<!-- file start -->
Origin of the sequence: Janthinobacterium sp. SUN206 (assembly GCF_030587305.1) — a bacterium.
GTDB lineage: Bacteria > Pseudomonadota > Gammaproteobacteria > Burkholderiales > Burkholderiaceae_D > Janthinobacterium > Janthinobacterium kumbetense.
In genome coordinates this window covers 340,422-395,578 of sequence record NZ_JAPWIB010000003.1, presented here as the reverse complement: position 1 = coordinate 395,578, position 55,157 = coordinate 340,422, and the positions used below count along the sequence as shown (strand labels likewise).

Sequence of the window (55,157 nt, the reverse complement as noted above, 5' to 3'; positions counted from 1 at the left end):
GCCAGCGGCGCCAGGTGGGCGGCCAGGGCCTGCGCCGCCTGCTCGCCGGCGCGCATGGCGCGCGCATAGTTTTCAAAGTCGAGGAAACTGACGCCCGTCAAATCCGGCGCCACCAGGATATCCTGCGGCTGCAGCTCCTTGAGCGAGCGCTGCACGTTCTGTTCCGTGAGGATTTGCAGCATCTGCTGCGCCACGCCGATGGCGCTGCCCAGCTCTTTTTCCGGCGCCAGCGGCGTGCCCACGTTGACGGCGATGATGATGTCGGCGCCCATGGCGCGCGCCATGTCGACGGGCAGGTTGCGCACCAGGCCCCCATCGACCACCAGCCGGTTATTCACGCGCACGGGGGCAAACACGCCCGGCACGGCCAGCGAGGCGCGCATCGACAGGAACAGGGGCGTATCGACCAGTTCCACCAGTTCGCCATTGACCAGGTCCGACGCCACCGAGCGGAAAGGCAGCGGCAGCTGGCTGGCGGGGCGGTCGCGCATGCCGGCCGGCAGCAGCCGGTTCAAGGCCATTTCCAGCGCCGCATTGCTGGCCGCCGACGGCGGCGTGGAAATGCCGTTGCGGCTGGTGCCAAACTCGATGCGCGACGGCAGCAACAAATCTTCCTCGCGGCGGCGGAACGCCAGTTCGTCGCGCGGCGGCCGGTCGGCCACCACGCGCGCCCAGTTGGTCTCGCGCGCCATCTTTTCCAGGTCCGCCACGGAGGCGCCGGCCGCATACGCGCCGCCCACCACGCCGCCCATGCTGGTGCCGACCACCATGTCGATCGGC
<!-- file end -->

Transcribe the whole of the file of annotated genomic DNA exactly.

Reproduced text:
Origin of the sequence: Janthinobacterium sp. SUN206 (assembly GCF_030587305.1) — a bacterium.
GTDB lineage: Bacteria > Pseudomonadota > Gammaproteobacteria > Burkholderiales > Burkholderiaceae_D > Janthinobacterium > Janthinobacterium kumbetense.
In genome coordinates this window covers 340,422-395,578 of sequence record NZ_JAPWIB010000003.1, presented here as the reverse complement: position 1 = coordinate 395,578, position 55,157 = coordinate 340,422, and the positions used below count along the sequence as shown (strand labels likewise).

Sequence of the window (55,157 nt, the reverse complement as noted above, 5' to 3'; positions counted from 1 at the left end):
GCCAGCGGCGCCAGGTGGGCGGCCAGGGCCTGCGCCGCCTGCTCGCCGGCGCGCATGGCGCGCGCATAGTTTTCAAAGTCGAGGAAACTGACGCCCGTCAAATCCGGCGCCACCAGGATATCCTGCGGCTGCAGCTCCTTGAGCGAGCGCTGCACGTTCTGTTCCGTGAGGATTTGCAGCATCTGCTGCGCCACGCCGATGGCGCTGCCCAGCTCTTTTTCCGGCGCCAGCGGCGTGCCCACGTTGACGGCGATGATGATGTCGGCGCCCATGGCGCGCGCCATGTCGACGGGCAGGTTGCGCACCAGGCCCCCATCGACCACCAGCCGGTTATTCACGCGCACGGGGGCAAACACGCCCGGCACGGCCAGCGAGGCGCGCATCGACAGGAACAGGGGCGTATCGACCAGTTCCACCAGTTCGCCATTGACCAGGTCCGACGCCACCGAGCGGAAAGGCAGCGGCAGCTGGCTGGCGGGGCGGTCGCGCATGCCGGCCGGCAGCAGCCGGTTCAAGGCCATTTCCAGCGCCGCATTGCTGGCCGCCGACGGCGGCGTGGAAATGCCGTTGCGGCTGGTGCCAAACTCGATGCGCGACGGCAGCAACAAATCTTCCTCGCGGCGGCGGAACGCCAGTTCGTCGCGCGGCGGCCGGTCGGCCACCACGCGCGCCCAGTTGGTCTCGCGCGCCATCTTTTCCAGGTCCGCCACGGAGGCGCCGGCCGCATACGCGCCGCCCACCACGCCGCCCATGCTGGTGCCGACCACCATGTCGATCGGC